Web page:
Runoff P (TP) concentrations varied widely from 0.03 to 9.4 mg/L. The P contained in runoff was predominantly (>85%) dissolved (<0.45 [micro]m) and the levels of suspended sediment were low; these characteristics are consistent with P mobilisation via a process of dissolution as distinct from erosion. This dominance of dissolved P is common in intensive pasture systems and in other systems when ground cover is high (Nash et al. 2000; McDowell et al. 2007).

There was a highly significant (P< 0.001, [r.sup.2] = 0.84) linear relationship between soil DGT P and runoff P concentrations (Fig. 2) for all soils combined, with no significant (P>0.05) effect of 'soil' or PBI. This [r.sup.2] value is similar to those reported elsewhere in the literature for the relationship between other measures of soil test P and runoff P (Pote et al. 1999; McDowell and Condron 2004; Vadas et al. 2005; Robertson and Nash 2008). For example, McDowell and Condron (2004) found a strong relationship (P< 0.001, [r.sup.2] = 0.92) between water-soluble soil P and runoff P across a series of soils, while Robertson and Nash (2008) found typical correlation coefficients of ~0.6 on a single soil type. The strength of the relationship between DGT P and runoff P that we found--both in absolute terms and relative to other available soil P measures reported in the literature--highlights the potential utility of DGT as an indicator of potential runoff P concentrations.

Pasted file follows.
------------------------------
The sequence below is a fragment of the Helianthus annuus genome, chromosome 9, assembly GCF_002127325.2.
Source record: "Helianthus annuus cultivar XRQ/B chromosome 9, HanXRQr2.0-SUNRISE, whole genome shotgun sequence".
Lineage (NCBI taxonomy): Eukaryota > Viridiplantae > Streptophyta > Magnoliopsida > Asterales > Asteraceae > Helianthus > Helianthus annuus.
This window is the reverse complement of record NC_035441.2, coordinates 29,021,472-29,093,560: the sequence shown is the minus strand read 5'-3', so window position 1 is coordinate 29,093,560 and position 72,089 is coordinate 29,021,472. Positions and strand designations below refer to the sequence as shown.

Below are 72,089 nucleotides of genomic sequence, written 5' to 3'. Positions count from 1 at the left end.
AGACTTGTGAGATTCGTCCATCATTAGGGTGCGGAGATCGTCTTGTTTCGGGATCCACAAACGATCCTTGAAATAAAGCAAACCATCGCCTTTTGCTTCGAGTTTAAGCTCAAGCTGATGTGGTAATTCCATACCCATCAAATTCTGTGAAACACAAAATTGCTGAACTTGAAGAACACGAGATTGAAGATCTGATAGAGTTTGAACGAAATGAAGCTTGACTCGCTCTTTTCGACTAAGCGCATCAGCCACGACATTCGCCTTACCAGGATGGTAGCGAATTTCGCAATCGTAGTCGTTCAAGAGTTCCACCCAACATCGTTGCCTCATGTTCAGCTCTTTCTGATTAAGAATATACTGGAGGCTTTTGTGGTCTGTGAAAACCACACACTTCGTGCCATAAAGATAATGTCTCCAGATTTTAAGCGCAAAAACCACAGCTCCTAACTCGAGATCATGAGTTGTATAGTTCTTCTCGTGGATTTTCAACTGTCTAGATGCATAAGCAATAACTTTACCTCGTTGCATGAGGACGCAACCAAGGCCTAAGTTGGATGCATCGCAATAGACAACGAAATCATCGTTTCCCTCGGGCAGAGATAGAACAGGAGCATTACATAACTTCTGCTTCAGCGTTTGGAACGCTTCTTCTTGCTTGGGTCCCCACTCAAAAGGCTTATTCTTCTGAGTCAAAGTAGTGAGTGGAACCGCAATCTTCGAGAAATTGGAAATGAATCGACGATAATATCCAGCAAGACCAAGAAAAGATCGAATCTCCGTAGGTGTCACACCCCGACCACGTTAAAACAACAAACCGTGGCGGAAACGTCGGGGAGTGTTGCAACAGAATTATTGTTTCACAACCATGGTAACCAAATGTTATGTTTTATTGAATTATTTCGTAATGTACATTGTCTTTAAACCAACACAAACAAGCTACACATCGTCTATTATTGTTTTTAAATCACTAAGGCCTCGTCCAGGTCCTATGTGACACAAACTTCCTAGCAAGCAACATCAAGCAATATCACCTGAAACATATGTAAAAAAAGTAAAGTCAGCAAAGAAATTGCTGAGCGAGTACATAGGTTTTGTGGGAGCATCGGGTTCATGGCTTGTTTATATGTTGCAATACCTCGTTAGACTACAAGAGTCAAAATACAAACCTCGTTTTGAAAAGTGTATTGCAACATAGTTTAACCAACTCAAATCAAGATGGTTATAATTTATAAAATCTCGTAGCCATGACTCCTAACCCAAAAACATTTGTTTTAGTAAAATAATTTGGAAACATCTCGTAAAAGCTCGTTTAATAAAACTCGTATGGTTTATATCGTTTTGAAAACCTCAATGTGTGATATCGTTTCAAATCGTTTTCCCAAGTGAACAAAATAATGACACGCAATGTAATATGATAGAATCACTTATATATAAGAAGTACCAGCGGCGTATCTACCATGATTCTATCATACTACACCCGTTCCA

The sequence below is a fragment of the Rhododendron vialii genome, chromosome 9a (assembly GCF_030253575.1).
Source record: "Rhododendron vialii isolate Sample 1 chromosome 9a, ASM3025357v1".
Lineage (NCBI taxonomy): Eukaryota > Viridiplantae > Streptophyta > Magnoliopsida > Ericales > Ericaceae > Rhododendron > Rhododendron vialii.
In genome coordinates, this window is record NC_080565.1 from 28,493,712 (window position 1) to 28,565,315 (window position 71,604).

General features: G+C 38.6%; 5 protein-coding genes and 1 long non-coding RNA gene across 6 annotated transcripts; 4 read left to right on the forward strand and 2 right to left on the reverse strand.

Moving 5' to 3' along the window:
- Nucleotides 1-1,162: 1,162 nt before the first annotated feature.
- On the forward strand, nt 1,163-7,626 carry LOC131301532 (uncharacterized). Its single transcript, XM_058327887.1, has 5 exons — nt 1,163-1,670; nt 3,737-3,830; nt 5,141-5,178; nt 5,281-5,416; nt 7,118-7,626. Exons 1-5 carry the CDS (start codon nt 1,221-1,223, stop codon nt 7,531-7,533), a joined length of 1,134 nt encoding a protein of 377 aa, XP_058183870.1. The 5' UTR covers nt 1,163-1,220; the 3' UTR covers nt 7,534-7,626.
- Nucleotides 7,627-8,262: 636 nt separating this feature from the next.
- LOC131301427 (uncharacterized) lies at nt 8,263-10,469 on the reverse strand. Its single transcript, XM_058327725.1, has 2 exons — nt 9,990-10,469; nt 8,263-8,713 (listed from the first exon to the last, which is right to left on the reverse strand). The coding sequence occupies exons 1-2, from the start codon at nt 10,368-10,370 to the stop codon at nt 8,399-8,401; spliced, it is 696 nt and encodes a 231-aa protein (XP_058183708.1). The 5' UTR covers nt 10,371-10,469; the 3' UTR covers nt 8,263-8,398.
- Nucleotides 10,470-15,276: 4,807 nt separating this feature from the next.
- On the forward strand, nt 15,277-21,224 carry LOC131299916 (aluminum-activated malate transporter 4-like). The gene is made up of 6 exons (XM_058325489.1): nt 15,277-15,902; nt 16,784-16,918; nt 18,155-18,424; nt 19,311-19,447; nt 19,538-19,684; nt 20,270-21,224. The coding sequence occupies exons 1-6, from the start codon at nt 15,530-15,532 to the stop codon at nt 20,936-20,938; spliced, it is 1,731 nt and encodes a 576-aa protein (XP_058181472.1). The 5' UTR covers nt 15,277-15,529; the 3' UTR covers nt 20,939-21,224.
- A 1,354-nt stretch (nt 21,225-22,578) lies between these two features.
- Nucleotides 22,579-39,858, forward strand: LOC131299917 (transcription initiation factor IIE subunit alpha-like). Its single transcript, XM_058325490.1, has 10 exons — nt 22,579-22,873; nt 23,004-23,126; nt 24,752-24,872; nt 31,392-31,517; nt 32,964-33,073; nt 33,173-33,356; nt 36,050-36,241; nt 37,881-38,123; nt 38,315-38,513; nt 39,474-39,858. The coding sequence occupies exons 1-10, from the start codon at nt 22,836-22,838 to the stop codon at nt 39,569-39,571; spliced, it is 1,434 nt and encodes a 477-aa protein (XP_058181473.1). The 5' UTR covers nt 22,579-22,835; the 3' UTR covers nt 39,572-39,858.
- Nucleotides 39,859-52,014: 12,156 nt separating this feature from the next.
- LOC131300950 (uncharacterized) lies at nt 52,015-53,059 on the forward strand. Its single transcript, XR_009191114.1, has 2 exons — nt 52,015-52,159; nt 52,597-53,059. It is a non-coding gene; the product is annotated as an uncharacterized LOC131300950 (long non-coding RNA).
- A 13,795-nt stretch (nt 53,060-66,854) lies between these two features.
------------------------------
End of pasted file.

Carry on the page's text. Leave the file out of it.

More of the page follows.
[FIGURE 2 OMITTED]

Although we found a significant curvilinear relationship between Colwell P and runoff P concentration for individual soils (P<0.05), there were large and highly significant differences in the relations (P<0.01) between soils (Fig. 3). The Robertson soil (with the highest PBI) had very low runoff P concentrations, whereas the Richmond soil (with the lowest PBI) had very high runoff P concentrations. This variation in relationships between soils when using agronomic measures such as Colwell P is consistent with the observations of other researchers (e.g. McDowell et al. 2003; Zhang et al. 2006). Like others (McDowell and Condron 2004; Moody 2011), we postulate that these differences in soil P runoff P relationships might be explained by P buffering properties. Indeed, we confirmed that the differences in our Colwell P-runoff P relationships were explained by the effect of soil P buffering, as evidenced by the following highly significant model (P< 0.001, [r.sup.2] = 0.82):

[Log.sub.10]TP = -2.5([+ or -]0.2) + [1.6([+ or -]0.1)[log.sub.10]Colwell P] -[0.3([+ or -]0.02)[log.sub.10]Colwell P x [log.sub.10]PBI]

where [+ or -] values in parentheses are the standard errors of the terms.

[FIGURE 3 OMITTED]